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In most car accidents, injured persons or survivors of those deceased may seek compensation from the at-fault driver’s insurance company or, in some cases, their own through uninsured/underinsured motorist coverage. wreckedcar1

But in cases where the person injured or killed was performing a work-related function, there may also be an option for workers’ compensation coverage.

Claimants must be careful in seeking these benefits because there is a possibility these benefits/damage awards could offset one another.

Because the system of subrogation is often complicated, it’s imperative for interested parties to seek counsel from an experienced Fort Myers traffic accident attorney. Knowing how one claim could affect another may govern the type of benefits you pursue, and when.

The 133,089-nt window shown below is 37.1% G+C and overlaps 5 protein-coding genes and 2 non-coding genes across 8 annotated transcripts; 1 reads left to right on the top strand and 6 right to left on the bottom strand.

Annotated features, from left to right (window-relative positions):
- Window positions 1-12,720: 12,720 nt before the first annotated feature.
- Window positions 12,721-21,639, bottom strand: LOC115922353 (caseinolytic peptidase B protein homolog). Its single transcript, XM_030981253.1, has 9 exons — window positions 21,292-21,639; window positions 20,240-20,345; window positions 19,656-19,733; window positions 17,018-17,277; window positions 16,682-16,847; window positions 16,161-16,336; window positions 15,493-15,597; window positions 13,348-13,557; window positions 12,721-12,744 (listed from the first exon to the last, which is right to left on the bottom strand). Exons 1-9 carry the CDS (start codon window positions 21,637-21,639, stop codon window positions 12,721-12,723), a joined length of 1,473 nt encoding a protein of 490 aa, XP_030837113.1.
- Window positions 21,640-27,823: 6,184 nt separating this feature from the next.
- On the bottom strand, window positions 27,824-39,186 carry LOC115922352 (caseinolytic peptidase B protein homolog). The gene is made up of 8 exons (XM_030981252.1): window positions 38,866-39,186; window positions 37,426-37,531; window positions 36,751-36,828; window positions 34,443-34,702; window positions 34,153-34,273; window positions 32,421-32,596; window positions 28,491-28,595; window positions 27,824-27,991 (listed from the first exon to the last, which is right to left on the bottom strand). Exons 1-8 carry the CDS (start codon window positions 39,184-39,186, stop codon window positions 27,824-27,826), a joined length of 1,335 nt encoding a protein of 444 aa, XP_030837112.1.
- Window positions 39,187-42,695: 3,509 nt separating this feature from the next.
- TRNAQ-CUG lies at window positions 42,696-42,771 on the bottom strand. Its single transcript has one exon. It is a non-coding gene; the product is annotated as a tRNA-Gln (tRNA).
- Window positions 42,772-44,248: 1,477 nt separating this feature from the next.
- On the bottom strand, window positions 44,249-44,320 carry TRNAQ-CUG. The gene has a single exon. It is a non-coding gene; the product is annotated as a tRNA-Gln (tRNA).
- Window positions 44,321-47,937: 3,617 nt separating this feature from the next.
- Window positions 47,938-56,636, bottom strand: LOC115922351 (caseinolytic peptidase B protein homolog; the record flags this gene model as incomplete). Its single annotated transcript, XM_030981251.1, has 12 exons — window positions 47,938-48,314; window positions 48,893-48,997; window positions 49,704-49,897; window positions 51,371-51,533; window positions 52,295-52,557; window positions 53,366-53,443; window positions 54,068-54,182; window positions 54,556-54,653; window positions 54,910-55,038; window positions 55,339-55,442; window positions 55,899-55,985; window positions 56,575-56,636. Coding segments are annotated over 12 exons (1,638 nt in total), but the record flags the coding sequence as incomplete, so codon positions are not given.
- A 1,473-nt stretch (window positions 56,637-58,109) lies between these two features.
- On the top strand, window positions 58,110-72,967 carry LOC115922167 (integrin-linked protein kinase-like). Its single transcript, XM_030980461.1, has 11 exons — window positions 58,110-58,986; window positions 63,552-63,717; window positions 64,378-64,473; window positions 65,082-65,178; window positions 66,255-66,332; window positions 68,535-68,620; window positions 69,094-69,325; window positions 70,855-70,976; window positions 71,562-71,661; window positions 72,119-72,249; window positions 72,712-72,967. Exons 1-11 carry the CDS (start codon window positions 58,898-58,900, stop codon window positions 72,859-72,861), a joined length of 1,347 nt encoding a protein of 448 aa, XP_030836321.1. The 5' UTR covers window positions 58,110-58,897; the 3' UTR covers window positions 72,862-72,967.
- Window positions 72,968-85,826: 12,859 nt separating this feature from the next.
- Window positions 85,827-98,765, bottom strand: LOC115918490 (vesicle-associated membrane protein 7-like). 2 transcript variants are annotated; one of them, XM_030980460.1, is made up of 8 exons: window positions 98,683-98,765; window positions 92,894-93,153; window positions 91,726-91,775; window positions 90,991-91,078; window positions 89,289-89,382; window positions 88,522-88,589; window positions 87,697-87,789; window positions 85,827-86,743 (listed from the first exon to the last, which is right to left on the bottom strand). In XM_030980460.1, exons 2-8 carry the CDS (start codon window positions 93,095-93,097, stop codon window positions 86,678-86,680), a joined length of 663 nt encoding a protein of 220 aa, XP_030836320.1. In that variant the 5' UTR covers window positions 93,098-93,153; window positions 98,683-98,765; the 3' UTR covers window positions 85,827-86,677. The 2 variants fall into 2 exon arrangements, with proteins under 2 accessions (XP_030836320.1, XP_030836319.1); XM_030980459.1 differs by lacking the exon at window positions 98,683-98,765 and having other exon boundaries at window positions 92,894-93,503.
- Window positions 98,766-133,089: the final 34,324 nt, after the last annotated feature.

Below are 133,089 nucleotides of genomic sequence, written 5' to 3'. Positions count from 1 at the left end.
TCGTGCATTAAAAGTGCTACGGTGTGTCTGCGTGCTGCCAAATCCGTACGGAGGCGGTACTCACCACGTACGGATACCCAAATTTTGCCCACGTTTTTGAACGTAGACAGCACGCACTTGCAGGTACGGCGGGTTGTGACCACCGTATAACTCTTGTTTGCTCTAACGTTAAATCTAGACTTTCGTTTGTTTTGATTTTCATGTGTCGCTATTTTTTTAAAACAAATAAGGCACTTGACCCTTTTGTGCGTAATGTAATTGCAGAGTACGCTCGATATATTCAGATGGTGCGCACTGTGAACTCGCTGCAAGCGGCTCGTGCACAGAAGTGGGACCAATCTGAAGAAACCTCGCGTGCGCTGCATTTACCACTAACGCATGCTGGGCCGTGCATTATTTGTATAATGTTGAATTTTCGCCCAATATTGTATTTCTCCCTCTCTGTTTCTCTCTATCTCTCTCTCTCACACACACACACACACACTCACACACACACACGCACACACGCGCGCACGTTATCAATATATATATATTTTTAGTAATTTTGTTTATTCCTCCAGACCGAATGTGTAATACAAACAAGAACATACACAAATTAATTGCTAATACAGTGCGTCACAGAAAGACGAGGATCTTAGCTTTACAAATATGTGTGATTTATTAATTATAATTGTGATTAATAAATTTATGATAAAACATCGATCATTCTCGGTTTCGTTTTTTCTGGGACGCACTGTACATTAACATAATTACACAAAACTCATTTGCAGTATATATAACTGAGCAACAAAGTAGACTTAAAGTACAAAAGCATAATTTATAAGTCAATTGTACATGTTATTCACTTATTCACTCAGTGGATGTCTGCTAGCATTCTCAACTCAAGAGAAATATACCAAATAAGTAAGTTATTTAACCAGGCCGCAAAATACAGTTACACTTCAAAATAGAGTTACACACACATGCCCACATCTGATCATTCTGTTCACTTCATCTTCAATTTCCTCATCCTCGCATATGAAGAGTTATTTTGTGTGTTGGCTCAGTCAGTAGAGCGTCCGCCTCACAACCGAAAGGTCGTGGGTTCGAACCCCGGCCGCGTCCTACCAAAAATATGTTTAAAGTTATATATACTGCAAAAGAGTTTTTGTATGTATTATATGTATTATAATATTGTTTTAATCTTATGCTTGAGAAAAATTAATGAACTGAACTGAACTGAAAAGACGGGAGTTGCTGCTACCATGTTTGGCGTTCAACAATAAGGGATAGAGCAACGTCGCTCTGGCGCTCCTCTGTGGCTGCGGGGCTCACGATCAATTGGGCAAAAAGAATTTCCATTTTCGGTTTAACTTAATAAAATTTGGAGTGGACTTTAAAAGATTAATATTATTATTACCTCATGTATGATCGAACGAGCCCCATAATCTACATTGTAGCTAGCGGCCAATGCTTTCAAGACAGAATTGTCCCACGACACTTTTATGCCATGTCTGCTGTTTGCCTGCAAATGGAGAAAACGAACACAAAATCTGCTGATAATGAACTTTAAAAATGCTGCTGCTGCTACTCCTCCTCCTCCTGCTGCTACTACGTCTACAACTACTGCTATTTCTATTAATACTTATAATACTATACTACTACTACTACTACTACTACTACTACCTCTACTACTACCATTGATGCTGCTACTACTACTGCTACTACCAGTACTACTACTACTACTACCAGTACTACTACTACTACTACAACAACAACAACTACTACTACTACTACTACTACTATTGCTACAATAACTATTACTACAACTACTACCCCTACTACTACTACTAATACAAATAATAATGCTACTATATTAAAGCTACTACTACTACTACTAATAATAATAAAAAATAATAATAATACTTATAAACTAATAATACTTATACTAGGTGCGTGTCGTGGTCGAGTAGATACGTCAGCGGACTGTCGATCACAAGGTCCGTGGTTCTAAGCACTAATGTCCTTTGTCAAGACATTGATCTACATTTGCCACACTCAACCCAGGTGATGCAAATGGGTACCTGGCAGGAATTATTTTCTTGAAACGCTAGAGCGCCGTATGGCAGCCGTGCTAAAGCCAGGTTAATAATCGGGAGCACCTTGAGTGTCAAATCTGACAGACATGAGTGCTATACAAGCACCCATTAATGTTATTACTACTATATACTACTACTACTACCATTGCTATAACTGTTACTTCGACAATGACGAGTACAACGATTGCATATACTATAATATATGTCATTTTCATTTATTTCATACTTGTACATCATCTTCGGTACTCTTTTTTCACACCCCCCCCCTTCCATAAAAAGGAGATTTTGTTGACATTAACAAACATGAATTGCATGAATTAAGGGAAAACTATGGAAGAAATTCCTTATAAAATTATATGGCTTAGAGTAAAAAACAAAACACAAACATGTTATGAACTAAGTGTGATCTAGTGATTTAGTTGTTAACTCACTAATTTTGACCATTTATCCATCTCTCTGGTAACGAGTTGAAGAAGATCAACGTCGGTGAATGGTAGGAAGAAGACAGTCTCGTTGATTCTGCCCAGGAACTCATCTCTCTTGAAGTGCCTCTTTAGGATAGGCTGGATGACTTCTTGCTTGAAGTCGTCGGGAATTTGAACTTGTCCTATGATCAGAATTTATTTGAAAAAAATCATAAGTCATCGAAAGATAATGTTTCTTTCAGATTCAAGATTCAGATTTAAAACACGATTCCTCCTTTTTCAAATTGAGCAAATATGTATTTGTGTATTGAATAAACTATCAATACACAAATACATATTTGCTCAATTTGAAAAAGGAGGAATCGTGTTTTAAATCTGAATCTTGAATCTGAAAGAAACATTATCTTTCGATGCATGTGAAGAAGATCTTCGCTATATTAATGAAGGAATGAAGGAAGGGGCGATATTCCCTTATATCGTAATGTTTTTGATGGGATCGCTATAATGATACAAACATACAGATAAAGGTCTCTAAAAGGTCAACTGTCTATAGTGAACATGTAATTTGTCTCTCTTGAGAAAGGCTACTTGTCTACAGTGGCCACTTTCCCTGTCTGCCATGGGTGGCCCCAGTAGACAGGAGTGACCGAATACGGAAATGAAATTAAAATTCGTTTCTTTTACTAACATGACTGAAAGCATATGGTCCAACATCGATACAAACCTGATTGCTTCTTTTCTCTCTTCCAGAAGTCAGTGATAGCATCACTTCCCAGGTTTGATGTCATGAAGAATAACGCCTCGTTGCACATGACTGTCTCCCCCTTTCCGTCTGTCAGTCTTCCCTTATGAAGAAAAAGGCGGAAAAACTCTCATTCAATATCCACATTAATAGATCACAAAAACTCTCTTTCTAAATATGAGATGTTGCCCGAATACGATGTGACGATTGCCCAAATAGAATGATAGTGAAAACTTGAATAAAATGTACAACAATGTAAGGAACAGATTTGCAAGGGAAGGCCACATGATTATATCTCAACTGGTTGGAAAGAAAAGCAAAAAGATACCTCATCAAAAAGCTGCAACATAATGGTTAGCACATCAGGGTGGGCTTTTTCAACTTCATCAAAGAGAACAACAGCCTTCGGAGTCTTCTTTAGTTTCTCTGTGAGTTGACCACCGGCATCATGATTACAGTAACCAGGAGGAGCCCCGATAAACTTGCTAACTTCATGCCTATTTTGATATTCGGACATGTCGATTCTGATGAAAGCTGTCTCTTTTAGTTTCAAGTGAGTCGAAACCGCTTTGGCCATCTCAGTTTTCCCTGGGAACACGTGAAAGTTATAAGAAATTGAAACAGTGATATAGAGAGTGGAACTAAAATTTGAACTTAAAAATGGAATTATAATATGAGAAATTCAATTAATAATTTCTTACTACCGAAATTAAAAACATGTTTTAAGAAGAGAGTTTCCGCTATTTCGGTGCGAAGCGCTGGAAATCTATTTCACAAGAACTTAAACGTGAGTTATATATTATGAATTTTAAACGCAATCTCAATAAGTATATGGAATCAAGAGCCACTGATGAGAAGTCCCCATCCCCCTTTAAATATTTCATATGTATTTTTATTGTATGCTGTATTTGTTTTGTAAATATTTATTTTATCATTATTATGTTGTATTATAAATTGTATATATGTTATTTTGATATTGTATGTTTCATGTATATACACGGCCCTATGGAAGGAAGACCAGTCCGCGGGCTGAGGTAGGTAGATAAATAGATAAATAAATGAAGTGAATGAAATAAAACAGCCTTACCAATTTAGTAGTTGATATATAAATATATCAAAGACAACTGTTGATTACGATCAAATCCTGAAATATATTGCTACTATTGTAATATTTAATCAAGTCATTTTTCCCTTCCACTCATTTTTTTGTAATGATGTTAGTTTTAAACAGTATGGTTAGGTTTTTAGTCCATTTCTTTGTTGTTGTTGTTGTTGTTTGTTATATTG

In the case of Seabright Ins. Co. v. Lopez, the question before the Texas Supreme Court was whether the widow of a deceased driver was entitled to workers’ compensation death benefits through his employer. The man died in a crash while on his way to a remote job site, and was carpooling with several other workers.

According to court records, worker was employed by an oil and gas processing company in Texas. The job routinely required him to work at remote locations, often hundreds of miles from his home. While at these sites, the company paid for his lodging and food, and provided him with a vehicle and money for gas to get to-and-from his hotels to the work sites.

Other workers for the company were often in the same situation, and they often carpooled with the person provided the company vehicle. There was no express policy on this, but it was common practice. Workers were not paid for their travel time.

One morning in September 2007, worker was driving himself and two other workers from the hotel to a job site when he was involved in an auto accident. He died as a result of his injuries.